In any event, hope you enjoyed the view. I do.
Me & my two little ones (3&5) came out to grill. This was waiting for us:
Just hanging out on the handrail of our front step. Very cool.
So Luna is minding her business and we’re minding ours. UNTIL…
Uh… you shouldn’t be there…
No, don’t go MORE toward my back, what are you thinking…
SERIOUSLY WTF NOT THE BEARD
…but she relented and returned to my back. Awkwardly and with great care I managed to take off my shirt with her clinging to it and transfer her to a tall potted pine.
And I draped the shirt over her refuge so birds wouldn’t see her. This last shot is from behind the shirt — it’s not so see-through seen from the other side.
Luna is safe for now… but I’ll be watching my back.
This was taken a couple of days ago — you can tell our littlest takes his berry picking and playing in mud puddles VERY seriously.
Berry-picking is also a practical matter. My family is cash-poor, and berries are expensive. We’ve gone out a few times and besides having fresh berry snacks and desserts have put up a good 20 pounds of frozen whole berries and puree. We’ll have them when money is tight and when winter comes.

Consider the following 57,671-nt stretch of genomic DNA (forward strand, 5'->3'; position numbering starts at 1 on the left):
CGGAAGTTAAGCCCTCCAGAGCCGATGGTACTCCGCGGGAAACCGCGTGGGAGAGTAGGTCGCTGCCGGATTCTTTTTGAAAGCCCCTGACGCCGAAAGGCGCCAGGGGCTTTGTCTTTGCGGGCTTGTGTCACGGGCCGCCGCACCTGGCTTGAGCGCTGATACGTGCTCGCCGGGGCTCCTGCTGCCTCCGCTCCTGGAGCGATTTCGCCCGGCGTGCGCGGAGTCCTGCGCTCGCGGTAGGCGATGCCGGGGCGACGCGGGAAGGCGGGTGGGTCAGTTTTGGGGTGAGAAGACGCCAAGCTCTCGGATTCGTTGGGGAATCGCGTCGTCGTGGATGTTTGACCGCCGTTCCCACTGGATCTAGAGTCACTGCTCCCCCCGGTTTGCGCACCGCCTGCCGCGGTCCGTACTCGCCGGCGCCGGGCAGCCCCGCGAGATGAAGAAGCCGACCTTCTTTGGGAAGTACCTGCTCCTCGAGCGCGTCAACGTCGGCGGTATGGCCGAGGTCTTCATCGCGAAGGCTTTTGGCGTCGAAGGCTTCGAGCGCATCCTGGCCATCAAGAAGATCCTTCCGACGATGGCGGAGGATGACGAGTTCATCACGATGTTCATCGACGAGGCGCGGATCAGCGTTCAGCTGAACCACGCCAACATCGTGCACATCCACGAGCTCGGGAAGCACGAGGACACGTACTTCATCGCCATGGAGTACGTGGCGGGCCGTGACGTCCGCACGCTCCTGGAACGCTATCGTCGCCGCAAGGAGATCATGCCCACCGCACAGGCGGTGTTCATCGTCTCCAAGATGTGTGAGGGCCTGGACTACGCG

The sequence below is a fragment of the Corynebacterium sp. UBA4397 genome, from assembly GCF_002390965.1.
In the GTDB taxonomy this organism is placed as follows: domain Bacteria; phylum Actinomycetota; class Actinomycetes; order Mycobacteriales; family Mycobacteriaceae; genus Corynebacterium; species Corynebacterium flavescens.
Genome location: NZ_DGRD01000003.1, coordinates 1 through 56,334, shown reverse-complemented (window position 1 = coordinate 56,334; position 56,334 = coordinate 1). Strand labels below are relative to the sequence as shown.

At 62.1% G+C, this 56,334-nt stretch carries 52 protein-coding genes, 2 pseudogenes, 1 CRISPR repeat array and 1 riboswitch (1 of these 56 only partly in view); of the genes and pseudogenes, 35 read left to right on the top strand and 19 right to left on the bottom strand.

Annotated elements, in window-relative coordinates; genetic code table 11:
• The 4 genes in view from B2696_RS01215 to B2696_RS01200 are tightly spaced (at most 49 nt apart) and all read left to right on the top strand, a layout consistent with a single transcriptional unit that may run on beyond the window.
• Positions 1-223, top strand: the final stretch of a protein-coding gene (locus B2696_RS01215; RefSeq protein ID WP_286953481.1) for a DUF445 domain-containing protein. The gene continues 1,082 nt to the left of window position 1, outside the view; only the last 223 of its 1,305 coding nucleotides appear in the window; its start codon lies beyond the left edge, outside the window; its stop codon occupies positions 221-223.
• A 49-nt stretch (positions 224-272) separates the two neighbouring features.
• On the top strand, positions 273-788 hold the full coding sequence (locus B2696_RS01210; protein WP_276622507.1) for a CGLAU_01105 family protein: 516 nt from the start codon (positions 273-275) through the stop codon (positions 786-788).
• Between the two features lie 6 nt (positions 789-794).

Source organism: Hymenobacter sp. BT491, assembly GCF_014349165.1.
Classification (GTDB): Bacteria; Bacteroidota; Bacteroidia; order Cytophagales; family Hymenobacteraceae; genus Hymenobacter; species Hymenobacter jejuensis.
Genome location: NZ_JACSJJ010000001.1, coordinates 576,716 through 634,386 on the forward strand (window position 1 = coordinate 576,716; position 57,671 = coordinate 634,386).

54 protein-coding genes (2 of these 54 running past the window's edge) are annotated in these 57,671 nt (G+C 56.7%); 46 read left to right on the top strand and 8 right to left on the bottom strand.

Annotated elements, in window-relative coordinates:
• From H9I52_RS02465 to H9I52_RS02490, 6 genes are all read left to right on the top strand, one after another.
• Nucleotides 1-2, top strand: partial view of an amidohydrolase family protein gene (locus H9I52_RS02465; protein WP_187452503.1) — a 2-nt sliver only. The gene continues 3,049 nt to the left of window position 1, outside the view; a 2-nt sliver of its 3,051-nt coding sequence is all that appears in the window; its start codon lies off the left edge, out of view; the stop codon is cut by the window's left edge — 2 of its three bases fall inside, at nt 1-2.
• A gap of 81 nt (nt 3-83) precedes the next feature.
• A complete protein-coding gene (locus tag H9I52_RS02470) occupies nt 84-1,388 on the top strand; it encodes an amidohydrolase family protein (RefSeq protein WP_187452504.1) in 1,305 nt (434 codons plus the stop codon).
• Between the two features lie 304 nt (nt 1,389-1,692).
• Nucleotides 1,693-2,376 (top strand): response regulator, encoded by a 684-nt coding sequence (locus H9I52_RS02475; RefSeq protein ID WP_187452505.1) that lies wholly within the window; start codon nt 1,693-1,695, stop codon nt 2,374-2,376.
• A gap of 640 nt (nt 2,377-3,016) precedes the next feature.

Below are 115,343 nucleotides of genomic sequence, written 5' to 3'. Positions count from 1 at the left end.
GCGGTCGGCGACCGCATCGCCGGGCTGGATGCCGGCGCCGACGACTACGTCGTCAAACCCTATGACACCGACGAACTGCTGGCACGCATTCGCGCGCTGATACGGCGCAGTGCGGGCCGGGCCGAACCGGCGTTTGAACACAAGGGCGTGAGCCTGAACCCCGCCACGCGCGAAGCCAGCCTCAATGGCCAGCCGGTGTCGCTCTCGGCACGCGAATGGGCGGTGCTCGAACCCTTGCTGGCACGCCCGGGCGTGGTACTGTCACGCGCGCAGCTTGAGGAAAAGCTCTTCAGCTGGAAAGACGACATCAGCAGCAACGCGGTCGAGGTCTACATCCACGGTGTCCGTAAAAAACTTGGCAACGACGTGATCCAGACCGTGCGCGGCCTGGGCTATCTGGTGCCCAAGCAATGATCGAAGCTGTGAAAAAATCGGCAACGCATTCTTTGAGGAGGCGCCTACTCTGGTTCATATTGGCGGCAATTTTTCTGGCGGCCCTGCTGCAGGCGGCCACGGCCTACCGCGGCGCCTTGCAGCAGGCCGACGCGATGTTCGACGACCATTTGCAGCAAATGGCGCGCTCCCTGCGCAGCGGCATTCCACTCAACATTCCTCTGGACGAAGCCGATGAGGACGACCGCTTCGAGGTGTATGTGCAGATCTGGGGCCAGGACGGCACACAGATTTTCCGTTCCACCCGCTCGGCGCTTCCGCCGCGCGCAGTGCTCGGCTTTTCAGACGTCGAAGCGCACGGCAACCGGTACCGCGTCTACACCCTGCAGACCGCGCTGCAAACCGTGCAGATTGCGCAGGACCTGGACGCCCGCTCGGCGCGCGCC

Honestly, though, we’d pick mulberries even if we were rich. It’s good, delicious family fun.
After a few rainy days in a row, the clouds finally let up and the sun came out yesterday, so my wife and I bundled up the two little ones while our oldest was in school, and we went mulberry picking. We picked twelve and a half pounds, so we have them fresh and sugared and gave some away and pureed a big batch to freeze — they keep very well that way and we’ll be having mulberry treats well into winter. Especially since there are plenty of picking days ahead.
When we made it to the last tree on our berry picking hit list, a grand old giant perched on a hill, there was a magnificent puddle at the top. So while my wife and I picked the last couple pounds of berries, the little ones had a great time splashing and throwing mud and digging in it with sticks and splashing some more.